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US (TX): AgriLife prepares to help growers meet new safety standards

To help producers and others meet the requirements of the newly implemented federal food safety laws, Texas A&M AgriLife is gearing up to begin training sessions, experts said.

Dr. Juan Anciso, a horticulture specialist at the Texas A&M AgriLife Research and Extension Center at Weslaco, said the Food Safety Modernization Act is designed to reduce foodborne illnesses.

“This act was signed into law by President Obama in 2011, but lawmakers included plenty of time for public comment and the fine-tuning of regulations. The law is now in effect, as of Nov. 2,” Anciso said. “These new federal regulations set standards for the growing, harvesting, packing and holding of produce for human consumption.”

Most recently, the U.S. Department of Agriculture’s National Institute of Food and Agriculture announced more than $2 million in grants to establish two regional centers to support the food safety training, outreach and technical assistance.

“Oregon State University will coordinate training in the western part of the U.S., while the University of Florida, with almost $1.2 million awarded from the grant, will coordinate training in the south,” Anciso said. “The south consists of nine states, including Texas, plus Puerto Rico.”

AgriLife personnel who will provide training in Texas include Anciso and Drs. Alejandro Castillo and Matt Taylor, both Texas A&M AgriLife Research food safety microbiologists in College Station.

Anciso will work with growers who grow, pack and ship fresh produce. Castillo will work primarily in the technology and science aspects of the new regulations, while Taylor will work with produce processors.

“I will become certified soon so that I can start providing training to others who in turn will provide training to what’s called third-party auditors,” Anciso said. “These are companies that already assist growers in auditing farm documentation and creating food and water safety plans but who do not provide this type of training.”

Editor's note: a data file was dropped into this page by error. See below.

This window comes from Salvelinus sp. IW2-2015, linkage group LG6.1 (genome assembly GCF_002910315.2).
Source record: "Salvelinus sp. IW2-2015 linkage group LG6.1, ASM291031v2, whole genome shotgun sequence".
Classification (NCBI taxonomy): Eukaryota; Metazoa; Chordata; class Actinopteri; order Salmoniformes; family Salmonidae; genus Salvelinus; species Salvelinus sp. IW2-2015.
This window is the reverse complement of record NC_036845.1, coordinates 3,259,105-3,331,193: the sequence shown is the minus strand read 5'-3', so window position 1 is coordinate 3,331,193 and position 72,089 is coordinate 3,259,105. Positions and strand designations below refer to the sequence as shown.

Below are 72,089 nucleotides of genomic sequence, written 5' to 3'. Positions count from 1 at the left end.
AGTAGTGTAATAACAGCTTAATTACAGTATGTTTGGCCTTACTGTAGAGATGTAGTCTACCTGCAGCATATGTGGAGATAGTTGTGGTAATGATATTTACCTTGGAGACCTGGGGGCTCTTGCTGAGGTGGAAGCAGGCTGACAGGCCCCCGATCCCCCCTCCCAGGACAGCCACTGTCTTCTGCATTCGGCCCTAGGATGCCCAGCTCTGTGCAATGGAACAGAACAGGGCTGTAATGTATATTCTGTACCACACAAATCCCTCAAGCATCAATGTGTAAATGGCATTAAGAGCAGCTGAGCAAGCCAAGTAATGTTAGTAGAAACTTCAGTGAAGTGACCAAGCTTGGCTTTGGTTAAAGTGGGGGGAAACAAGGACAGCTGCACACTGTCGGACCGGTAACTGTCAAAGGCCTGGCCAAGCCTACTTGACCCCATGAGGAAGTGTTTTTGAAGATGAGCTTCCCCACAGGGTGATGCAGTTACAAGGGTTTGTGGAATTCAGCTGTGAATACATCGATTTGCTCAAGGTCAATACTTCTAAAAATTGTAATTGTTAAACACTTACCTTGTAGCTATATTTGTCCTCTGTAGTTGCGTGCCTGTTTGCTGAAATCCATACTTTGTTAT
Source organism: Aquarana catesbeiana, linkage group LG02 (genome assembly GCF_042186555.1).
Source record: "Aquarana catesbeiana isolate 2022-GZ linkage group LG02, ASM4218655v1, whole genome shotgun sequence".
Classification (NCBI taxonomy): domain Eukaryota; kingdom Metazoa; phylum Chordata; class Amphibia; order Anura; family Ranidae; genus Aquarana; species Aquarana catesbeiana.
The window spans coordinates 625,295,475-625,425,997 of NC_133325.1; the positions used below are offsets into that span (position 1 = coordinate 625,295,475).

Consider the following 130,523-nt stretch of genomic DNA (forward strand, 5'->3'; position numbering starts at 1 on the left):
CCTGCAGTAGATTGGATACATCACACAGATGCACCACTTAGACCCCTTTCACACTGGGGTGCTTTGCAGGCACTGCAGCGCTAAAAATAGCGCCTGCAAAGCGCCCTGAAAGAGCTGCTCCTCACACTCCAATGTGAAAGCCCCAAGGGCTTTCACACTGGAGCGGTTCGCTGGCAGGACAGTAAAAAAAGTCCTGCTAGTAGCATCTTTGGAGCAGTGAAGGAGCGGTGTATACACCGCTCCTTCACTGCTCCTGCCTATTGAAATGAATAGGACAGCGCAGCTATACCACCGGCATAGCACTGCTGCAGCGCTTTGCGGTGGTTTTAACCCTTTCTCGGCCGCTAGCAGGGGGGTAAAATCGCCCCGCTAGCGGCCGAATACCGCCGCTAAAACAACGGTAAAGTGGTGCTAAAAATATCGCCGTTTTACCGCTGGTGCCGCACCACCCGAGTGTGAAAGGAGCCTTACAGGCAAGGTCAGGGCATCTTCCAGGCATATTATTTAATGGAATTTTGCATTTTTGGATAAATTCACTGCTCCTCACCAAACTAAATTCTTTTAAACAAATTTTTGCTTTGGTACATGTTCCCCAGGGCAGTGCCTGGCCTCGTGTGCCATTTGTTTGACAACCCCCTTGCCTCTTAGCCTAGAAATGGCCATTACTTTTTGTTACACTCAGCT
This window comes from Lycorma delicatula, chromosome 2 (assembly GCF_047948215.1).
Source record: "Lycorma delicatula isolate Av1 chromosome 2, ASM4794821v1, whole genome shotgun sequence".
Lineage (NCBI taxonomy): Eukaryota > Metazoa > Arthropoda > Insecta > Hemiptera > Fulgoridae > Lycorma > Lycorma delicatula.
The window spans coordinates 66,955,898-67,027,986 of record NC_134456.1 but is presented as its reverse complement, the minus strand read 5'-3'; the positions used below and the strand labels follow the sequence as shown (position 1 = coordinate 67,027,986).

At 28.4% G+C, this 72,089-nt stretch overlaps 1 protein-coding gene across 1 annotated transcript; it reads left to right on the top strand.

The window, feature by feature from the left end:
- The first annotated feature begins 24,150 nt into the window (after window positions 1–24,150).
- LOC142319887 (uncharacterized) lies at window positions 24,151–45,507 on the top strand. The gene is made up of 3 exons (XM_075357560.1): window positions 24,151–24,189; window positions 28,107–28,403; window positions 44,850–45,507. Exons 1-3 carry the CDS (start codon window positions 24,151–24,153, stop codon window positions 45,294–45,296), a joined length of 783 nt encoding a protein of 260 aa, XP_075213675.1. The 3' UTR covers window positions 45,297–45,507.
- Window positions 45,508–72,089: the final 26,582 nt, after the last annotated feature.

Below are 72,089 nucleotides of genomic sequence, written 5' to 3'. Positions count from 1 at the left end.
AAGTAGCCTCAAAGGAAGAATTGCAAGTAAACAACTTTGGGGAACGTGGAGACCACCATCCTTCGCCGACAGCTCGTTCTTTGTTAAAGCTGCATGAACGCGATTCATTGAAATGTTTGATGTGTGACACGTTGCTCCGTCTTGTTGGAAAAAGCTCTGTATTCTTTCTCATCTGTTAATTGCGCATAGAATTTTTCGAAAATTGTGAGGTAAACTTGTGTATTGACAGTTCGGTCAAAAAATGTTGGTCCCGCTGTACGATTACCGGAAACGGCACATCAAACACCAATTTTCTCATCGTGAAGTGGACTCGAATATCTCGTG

Most major retailers buy only from farms that have third-party auditors, he said.

“Most of these growers are likely already compliant,” Anciso said. “We’ve known for some time that these food safety laws were coming, so growers didn’t waste any time in preparing their operations.”

Some entities, Anciso explained, are exempt from the new safety laws.

“People, mostly those who sell at farmers markets, are exempt if their annual sales are less than $25,000 or if they sell at least 50 percent of their produce directly to consumers with sales of less than half a million dollars a year.”

Anciso said the coming year will be a busy one as AgriLife educates producers on being compliant with the new laws.

“That’s what AgriLife Extension does; we educate,” Anciso said. “In our trainings we will discuss the laws, what they mean, who’s affected and when, and food safety plans that must be maintained.”

Anciso said the new law and documentation required of growers will, among other things, make produce easier to track should there be any foodborne illness outbreaks.

“These new laws are meant to protect consumers, but they will also provide protection to growers, many of who are already compliant, by reducing the chances of producing and shipping contaminated produce.”

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